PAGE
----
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The Daily Tar Heel

Cancer approaches heart disease as leading cause of death in U.S.

In 2014, heart disease accounted for 614,348 deaths across the nation whereas cancer accounted for 591,699 deaths, according to a data brief released by the National Center for Health Statistics this August.

Robert Anderson, chief of the mortality statistics branch at the National Center for Health Statistics, said although cancer deaths have been increasing, the risk of dying from cancer has been declining.

“The reason why the number is going up and the risk is going down is because we have an aging population,” he said.

The gap between heart disease and cancer deaths has narrowed since 1950, when heart disease accounted for about 300,000 more deaths than cancer, and researchers expected cancer to surpass heart disease as the leading cause of death in the U.S. in 2010, Anderson said.

But a three percent increase in deaths from heart disease between 2011 and 2014 kept heart disease as the leading cause of death in the nation.

In North Carolina, lung cancer has been the leading cause of cancer deaths for over two decades, accounting for over 27,000 deaths between 2008 and 2012.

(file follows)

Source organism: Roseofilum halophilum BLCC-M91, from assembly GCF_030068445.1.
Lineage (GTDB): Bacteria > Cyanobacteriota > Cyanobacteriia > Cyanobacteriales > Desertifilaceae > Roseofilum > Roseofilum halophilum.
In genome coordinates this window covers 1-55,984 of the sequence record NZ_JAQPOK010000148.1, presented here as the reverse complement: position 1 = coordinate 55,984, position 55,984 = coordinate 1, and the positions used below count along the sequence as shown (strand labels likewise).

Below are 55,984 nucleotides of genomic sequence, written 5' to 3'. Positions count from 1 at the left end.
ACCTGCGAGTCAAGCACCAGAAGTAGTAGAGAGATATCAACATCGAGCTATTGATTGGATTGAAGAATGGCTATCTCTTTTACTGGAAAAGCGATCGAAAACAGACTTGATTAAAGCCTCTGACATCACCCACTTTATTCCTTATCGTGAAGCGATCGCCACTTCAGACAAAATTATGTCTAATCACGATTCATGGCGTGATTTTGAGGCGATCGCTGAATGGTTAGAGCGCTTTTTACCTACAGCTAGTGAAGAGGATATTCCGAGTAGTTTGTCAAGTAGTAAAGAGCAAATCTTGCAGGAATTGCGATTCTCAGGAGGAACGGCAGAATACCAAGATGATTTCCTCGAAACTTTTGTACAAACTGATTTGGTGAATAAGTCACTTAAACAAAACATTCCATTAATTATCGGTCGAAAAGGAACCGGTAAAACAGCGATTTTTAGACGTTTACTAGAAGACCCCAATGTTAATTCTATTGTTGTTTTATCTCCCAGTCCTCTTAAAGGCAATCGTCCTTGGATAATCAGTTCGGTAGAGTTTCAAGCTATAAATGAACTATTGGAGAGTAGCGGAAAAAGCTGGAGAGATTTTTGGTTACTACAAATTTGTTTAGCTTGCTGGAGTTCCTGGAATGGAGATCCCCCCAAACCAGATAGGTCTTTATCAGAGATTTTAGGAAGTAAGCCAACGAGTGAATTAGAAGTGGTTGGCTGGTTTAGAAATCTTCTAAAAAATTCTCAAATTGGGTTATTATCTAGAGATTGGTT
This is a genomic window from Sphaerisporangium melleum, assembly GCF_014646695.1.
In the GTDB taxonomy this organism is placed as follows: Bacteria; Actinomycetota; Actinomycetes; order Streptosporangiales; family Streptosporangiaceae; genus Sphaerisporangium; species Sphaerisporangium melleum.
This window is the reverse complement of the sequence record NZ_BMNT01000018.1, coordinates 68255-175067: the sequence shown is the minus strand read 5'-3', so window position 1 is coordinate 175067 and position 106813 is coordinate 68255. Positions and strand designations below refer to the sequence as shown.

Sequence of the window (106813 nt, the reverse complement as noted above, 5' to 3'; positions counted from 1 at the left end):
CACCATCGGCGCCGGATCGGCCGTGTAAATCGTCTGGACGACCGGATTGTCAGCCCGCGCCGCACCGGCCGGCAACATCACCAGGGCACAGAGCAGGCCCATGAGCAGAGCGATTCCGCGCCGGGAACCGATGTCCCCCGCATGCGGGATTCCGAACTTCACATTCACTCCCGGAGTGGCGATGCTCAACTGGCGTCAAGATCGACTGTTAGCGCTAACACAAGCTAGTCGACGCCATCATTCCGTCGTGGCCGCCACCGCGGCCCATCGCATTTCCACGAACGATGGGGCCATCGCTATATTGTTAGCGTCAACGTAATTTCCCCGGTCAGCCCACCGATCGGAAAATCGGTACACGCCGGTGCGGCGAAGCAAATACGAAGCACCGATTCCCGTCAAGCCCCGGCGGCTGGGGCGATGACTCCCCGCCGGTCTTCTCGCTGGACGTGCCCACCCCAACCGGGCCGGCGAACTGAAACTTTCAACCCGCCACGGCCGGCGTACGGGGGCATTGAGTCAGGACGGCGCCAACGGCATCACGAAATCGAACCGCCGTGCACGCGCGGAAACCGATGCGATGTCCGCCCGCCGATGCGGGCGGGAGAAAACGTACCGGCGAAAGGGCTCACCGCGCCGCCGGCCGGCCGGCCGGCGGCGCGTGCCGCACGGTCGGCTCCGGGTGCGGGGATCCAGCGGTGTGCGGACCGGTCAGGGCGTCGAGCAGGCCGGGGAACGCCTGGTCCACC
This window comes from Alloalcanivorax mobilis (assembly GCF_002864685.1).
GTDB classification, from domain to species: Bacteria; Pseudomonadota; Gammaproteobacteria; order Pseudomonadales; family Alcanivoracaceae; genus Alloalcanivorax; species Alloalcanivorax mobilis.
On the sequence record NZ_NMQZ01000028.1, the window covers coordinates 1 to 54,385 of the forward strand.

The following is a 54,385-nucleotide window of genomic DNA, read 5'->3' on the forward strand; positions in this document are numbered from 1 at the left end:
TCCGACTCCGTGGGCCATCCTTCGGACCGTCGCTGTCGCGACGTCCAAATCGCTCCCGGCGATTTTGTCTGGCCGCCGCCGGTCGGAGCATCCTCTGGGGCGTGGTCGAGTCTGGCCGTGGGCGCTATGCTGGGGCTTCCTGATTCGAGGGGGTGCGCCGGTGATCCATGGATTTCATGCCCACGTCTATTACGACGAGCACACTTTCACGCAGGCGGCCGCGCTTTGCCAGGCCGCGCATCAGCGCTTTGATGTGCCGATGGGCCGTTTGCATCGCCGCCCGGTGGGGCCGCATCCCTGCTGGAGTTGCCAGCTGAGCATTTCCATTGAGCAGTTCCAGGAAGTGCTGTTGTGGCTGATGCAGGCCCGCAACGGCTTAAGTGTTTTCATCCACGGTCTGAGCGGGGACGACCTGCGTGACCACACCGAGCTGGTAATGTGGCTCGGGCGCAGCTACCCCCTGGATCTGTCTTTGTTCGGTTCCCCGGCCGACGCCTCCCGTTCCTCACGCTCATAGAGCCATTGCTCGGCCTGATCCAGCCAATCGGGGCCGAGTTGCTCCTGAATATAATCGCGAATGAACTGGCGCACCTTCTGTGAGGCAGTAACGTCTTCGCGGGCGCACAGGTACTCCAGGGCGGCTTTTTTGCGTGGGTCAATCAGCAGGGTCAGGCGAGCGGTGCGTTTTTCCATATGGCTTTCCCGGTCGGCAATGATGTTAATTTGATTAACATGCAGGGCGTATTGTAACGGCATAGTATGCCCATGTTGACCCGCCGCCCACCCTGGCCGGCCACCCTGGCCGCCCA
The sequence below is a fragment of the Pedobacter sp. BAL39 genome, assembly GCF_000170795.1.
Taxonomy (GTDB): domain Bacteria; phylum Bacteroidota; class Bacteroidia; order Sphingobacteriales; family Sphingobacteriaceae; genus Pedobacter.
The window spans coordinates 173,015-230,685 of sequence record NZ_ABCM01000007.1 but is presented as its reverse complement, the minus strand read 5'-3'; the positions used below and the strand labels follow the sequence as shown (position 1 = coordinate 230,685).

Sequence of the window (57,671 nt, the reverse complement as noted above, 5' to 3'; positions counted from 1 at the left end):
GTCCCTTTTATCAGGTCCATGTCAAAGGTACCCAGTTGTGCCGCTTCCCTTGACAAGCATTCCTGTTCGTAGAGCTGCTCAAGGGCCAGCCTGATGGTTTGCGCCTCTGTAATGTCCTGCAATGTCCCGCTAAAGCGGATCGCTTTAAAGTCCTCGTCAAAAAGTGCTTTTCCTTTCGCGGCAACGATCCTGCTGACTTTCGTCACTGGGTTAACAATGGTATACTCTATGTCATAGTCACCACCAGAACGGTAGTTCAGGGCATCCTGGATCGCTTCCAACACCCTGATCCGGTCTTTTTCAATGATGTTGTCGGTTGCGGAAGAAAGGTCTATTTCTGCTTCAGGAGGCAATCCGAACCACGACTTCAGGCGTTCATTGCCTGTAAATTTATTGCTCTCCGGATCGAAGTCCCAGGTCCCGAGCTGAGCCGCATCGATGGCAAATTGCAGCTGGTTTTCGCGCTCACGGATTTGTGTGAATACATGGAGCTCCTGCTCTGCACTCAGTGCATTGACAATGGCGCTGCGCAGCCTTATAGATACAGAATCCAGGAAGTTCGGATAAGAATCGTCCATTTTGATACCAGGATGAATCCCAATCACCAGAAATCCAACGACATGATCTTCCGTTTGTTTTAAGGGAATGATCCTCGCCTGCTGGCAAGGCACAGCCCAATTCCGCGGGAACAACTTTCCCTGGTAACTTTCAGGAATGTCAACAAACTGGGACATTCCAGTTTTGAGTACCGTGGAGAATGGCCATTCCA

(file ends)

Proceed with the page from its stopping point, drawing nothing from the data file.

The N.C. Department of Health and Human Services launched an initiative — the North Carolina Comprehensive Cancer Control Plan — in 2014 to address the increasing cancer mortality rates in the state.

Death rates from lung and other cancers are still elevated because the number of senior citizens in the state continues to climb, Anderson said.

"(There are) more older people year to year,” he said. “And of course old people have a higher risk of dying.”

Lung cancer death rates in North Carolina have been slowly declining — from 2006 to 2010, rates decreased 2.9 percent per year in men and 1.4 percent per year in women.

Anderson said tobacco use has been decreasing in the U.S. and is associated with these declines.

“If you look at that and correlate it with smoking patterns, you see a fairly strong correlation,” he said.

Debi Nelson, director of the N.C. Cancer Prevention and Control Branch at the N.C. Department of Health and Human Services, said advancements in screening technology have also contributed to the declining cancer death rate.

“When cancers are caught early, many people will survive their cancers and live longer,” she said.

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Nelson said cancer screenings have become increasingly affordable in North Carolina thanks to the Affordable Care Act.

“Better cancer detection means more people are being diagnosed who would have otherwise gone unnoticed,” Nelson said.